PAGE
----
Finals Are Back(ish) This Semester For Minnetonka High School Students

Annabelle Fung, Staff Writer

Web Editor’s Note: The finals schedule has since been updated.

The COVID-19 pandemic has brought numerous changes throughout society and the world: jobs lost, schools closed, businesses shut down. Students and teachers have also been heavily impacted, especially when school moved online, and everyone had to adapt to these changes. One major change to the academic curriculum was the cancellation of finals. In previous years, students took these high-pressure exams at the end of a semester to demonstrate their understanding of the course material. In their original form, finals counted for 10% of students’ overall grade in a course.

Elizabeth Eichler, a mathematics teacher at Minnetonka High School, said that a main reason that finals were canceled was because teachers and administrators “already knew tests weren’t secure, so to have a large portion of the grade represented by a test that we weren’t sure actually represented the knowledge just wasn’t a good idea.”

Despite the absence of the final exam, classes still offered a final culminating assessment before the end of the semester.

“Even though some classes didn’t have finals, they still had some sort of exam covering the majority of the context of the semester,” said Britney Dang, ‘22, in reference to the time period where students were learning virtually. 

Although there were different types of assessments used to evaluate a student’s understanding of a topic, it was difficult for teachers to get an accurate depiction of students’ knowledge because some may have different disadvantages or advantages during e-learning.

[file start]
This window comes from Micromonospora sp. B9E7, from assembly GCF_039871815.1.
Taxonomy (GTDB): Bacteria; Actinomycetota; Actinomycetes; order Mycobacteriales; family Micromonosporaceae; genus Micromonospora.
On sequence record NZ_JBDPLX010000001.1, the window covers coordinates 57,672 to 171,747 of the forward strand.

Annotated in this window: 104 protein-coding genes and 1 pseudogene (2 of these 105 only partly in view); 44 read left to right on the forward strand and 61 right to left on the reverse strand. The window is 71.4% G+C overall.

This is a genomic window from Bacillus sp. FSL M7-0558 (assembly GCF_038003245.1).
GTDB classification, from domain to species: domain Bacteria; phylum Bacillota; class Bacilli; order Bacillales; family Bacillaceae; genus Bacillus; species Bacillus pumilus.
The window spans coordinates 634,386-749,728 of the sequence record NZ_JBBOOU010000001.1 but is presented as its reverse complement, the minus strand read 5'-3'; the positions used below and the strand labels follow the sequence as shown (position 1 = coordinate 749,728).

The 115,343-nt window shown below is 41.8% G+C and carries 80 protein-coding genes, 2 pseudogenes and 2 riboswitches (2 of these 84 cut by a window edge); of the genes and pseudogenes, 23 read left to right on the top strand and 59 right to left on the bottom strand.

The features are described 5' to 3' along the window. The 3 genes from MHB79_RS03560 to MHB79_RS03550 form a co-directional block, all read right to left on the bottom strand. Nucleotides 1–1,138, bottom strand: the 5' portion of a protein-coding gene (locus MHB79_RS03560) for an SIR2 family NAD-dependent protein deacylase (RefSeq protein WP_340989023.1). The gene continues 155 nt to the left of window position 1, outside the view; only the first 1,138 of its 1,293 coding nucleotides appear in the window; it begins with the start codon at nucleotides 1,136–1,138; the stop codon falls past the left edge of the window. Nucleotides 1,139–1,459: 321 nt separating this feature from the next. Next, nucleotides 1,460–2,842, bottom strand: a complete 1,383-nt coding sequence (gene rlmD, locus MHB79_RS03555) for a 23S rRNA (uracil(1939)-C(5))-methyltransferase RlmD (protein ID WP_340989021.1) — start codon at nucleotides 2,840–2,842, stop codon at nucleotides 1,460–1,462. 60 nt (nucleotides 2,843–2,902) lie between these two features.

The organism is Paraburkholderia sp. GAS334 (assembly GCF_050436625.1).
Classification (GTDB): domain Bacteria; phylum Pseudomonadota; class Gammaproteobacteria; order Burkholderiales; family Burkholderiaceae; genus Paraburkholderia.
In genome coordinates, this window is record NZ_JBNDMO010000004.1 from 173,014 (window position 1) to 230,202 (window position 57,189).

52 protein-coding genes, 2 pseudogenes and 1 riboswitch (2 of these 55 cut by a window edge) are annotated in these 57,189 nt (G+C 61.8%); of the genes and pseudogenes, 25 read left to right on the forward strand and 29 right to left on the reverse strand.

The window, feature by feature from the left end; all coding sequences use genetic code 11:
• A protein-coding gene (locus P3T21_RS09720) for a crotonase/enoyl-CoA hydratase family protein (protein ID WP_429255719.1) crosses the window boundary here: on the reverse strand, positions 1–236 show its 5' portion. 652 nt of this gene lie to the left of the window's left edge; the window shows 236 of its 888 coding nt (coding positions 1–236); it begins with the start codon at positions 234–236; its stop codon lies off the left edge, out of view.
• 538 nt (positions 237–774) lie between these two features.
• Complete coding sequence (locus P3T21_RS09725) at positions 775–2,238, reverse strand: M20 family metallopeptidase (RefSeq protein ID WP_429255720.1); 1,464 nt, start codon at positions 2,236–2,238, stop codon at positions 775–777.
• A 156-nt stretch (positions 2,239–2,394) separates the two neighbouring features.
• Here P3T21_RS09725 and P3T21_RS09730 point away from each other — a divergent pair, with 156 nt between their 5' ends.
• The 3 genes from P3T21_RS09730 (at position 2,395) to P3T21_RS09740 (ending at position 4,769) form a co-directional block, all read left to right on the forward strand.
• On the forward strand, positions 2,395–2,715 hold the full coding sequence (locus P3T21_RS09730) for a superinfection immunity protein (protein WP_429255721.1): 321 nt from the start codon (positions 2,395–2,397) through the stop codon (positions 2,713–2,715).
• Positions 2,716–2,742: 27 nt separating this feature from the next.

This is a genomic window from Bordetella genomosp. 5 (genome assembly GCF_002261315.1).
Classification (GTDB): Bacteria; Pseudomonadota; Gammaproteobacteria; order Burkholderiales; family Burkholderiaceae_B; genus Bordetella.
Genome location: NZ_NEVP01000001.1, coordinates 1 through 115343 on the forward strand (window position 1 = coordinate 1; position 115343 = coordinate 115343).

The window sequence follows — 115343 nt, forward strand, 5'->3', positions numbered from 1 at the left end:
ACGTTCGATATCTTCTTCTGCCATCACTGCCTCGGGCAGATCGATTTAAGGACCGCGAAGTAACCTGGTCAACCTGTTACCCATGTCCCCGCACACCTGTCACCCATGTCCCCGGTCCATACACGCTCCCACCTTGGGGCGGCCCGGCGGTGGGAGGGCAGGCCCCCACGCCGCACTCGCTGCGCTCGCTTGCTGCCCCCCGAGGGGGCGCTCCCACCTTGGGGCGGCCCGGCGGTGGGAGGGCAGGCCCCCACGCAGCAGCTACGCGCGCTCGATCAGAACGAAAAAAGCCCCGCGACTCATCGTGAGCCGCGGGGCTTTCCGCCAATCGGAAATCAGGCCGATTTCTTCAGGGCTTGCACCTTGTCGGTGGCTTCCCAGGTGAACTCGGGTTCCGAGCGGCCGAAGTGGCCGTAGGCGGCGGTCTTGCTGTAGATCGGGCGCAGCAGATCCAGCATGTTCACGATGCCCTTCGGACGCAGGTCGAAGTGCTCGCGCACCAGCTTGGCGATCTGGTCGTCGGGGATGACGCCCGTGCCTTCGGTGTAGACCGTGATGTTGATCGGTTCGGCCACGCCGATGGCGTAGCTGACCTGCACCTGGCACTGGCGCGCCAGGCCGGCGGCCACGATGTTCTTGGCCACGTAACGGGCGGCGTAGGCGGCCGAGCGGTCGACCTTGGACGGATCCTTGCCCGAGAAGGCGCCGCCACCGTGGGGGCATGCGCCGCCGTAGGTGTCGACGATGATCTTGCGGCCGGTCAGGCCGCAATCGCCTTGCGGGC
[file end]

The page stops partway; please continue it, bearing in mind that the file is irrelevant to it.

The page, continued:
“E-learning reduced my ability to manage time well and effectively deal with stress,” said Sonia Pillai, ‘24. “During e-learning, I never had much homework to do, leading me to have a surplus of time. This year is quite the opposite, as I have seemingly endless amounts of homework.” 

This year, as things are beginning to return back to normal, the finals schedule is back on but without the 10% final exams. This year, students will experience a culminating assessment, just like they did during e-learning. Eichler believes this final assessment will look different in each department, and they will not look like they have traditionally.

Eichler said that she plans to have a test where there will be “questions that [the teachers] think will really represent this year on a test. The test is going to be a regular summative and it will be more like a mini summary of the 8 chapters we have done.”

  Adjusting back to the finals schedule might be difficult for some students, as many are not used to it.  

“The biggest challenge [to] approaching finals will be managing stress and anxiety,” said Pillai. 

She pointed out that ninth and tenth graders have not had the opportunity to experience the finals schedule yet. In addition to that, eleventh and twelfth graders have not had this schedule in nearly two years. 

As a senior who remembers this experience, Dang said, “[finals] would definitely add a layer of stress compared to e-learning, but finals are still a good way to assess students’ grasp on the content overall.”

The pandemic has caused many different transformations to society. Finals week can either be beneficial or detrimental to students, and the new approach to it this year will definitely be something that students and teachers will need to find a way to adapt to.